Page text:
But there’s more to this than a stereotypical narrative of entrepreneurial success. The rise of Starbucks is a story about capitalism and culture. Starbucks is the most insidious of the multinationals because it’s own success depends on its ability to permeate the social fabric. The corporation must become part of the city, the “heart of the neighborhood,” as Howard Schultz likes to say. There you have it- corporate America at the heart of every neighborhood.

This is a disturbing notion. Whether or not you think Starbucks is a “good” company, the acceptance of one corporation at the “heart” of America culture has deep implications for the acceptance of corporate power in general. If we uncritically accept one multinational corporation in our midst, this implicitly destroys the potential for any deeper critique. Instead of losing faith in the corporate system in general, people will think that the other “bad” corporations just need to be “more like Starbucks.” What is at stake is the very ability to envision a life beyond capitalism.

So how does a corporation secure a spot close to a nation’s heart? Marketers across the US are wringing their hands over the new “cynicism” of the American consumer. Like heroin junkies, advertising executives are searching for a new vein to deliver their drugs to the consumer brain. Preferably, they want consumers to think that they are not being advertised to at all. The impulse to buy should appear in the consumer brain as if by immaculate conception; no one should know where it came from.

Instead of speaking directly to consumers, Starbucks infects the social medium with its message, and lets us do the work. Their advantage is that they have some 150,000 workers who they can command to tell customers about their products at over 15,000 locations worldwide. For most promotions, Starbucks puts its employees on the front line facing customers, and lets us do the work. They walk a delicate balancing act between heavy-handed coercion of Baristas to treat customers well, and allowing for the improvisation which is what makes human interaction unique.

Starbucks depends on tapping into the very core of what it means to be human, a part of society, in order to sell their product. In the case of the “Don’t Just Vote” advertisement, they captured the zeitgeist, creating a script that was copied and repeated by people across the country for a day, endlessly. Through a careful tactical intervention, they turned millions of people into ambassadors for their products.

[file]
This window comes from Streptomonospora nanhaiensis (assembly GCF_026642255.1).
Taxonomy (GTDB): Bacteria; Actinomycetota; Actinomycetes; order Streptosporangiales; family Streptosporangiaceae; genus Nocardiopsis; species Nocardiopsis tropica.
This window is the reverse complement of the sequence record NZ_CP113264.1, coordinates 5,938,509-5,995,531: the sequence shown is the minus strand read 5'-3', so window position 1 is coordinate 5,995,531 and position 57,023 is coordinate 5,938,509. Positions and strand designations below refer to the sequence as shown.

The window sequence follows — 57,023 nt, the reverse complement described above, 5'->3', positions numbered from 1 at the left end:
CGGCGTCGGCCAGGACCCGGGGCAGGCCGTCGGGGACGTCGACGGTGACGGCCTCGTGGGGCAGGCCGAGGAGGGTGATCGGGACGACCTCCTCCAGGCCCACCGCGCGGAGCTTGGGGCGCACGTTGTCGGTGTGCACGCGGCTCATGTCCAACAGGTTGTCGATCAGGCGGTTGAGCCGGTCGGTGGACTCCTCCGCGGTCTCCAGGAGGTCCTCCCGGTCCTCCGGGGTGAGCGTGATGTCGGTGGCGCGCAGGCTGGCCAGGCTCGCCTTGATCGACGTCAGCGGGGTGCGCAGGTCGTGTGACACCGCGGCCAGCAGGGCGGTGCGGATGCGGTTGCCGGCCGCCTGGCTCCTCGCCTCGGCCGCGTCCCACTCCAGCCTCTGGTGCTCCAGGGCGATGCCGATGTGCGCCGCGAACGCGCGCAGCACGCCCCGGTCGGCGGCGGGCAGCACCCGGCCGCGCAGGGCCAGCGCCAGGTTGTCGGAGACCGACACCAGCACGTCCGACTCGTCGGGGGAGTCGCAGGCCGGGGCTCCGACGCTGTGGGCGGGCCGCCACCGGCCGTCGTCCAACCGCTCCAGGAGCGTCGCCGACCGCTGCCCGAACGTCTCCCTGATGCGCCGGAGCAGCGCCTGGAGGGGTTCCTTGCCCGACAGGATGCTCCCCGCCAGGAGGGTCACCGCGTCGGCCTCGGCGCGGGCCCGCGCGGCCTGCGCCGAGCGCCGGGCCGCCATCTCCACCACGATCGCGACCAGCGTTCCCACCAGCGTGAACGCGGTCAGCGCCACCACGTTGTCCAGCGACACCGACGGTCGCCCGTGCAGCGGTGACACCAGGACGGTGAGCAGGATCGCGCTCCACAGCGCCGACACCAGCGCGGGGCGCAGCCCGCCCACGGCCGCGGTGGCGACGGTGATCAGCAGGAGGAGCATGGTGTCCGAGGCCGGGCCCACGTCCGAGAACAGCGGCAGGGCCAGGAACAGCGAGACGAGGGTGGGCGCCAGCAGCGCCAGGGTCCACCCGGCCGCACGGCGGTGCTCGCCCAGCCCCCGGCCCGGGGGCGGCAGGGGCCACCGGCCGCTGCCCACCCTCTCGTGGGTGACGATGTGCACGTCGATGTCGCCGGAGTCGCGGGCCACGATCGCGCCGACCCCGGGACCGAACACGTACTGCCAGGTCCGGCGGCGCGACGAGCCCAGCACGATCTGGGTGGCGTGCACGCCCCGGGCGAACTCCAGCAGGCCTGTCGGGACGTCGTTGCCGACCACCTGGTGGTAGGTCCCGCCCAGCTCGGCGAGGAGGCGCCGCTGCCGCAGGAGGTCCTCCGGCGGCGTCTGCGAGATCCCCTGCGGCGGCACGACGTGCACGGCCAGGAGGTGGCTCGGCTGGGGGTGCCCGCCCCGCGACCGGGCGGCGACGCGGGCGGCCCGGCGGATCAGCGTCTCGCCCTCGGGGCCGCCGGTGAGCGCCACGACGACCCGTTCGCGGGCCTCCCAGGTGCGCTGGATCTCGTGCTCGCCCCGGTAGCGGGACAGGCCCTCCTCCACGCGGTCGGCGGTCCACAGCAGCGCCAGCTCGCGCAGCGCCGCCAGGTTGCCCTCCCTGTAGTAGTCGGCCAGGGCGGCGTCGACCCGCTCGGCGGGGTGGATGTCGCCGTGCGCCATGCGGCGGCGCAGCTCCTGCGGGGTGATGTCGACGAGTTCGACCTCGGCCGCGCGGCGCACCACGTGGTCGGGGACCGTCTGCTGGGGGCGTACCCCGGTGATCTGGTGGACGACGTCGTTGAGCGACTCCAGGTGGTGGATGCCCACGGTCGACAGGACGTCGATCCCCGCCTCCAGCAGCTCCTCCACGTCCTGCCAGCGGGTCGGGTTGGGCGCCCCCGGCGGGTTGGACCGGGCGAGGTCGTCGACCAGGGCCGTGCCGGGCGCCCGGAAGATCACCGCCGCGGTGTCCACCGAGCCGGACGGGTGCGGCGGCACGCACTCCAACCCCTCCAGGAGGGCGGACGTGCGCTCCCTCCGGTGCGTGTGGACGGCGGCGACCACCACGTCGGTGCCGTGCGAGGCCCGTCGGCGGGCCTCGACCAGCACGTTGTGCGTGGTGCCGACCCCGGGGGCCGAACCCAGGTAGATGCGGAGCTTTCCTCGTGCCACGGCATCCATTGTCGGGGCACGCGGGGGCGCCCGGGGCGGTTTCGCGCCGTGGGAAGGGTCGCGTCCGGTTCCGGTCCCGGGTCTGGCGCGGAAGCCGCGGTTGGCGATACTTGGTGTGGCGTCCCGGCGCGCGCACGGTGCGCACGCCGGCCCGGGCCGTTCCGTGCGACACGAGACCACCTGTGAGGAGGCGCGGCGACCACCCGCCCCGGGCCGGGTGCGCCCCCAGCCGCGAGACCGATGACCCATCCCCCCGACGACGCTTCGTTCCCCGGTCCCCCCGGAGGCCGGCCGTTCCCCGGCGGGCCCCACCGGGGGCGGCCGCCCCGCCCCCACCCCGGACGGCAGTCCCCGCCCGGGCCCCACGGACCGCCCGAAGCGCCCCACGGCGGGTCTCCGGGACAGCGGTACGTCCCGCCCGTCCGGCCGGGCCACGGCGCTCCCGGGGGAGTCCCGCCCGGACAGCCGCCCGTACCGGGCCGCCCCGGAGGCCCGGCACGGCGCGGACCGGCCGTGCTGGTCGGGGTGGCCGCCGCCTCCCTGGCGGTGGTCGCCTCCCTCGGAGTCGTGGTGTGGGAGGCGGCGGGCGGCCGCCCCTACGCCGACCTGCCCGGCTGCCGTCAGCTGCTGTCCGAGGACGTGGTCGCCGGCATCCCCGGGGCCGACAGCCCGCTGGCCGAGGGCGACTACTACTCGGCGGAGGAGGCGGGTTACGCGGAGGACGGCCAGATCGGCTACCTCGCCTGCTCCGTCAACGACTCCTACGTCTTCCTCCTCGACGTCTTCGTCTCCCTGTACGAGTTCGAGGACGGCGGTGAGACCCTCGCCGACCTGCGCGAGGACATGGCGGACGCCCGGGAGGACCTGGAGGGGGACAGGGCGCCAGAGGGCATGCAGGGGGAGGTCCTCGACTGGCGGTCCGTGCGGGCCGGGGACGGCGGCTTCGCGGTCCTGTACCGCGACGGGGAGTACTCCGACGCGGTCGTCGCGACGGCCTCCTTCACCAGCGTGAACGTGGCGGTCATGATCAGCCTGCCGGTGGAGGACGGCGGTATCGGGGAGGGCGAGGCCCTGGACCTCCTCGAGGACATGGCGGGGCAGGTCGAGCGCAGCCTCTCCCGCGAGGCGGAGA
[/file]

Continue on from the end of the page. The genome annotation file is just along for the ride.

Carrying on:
Their success with this promotion illustrates both a weakness and a strength. Corporations are forced to insert themselves into the social medium, always trying to stay one step ahead of those of us who would delegitimize them and break their power. So how do we do this? We have to out-organize them. We need to build a movement. Movements are made up of the anonymous acts of millions of people. We need to give the public ways to participate in our cause– the Revolution. We need to enlist millions of people as  participants, not just as voters or consumers but as organizers of actions outside the officially-sanctioned forms of civic participation cynically encouraged by the corporations.

The corporations are afraid. Viral marketing will fail. They have brought about a crisis that free cups of coffee on election day cannot solve. It is up to us to put out another message: solidarity and direct action is the solution.

A Hissing Sound?
November 5, 2008, 7:07 am
Filed under: Uncategorized | Tags: ,

Barack Obama has won the presidency. I was on the streets with Somalis, white liberals, and anarchists as McCain delivered his concession speech. The mood was jubilant. The cops showed up and everyone quieted down.

The big question is- what now? Obama was elected with a progressive mandate. We will now see if his presidency lives up to the hopes he inflated to put himself in the White House. If he goes back on his promises to the electorate, will the people oppose him?

The first hundred days of Obama’s presidency will tell us a great deal about the next four years. Will progressive change encounter roadblocks from entrenched corporate interests that we are too disorganized and weak to surmount? Will the momentum of an at least aesthetically progressive victory carry over into other spheres of society? Is this the beginning of something bigger, or a false start?

I will be listening closely for a giant hissing sound, the sound of deflating hopes.

Whether the hopes that carried Obama to the White House are buoyed or crushed, Anarchists must engage with those around us who are clearly looking for answers, and willing to fight. This is neither the beginning, nor the end. Let Obama’s victory be but a symptom of a broader resurgence in popular confidence to confront illegitimate authority and work together for a better world.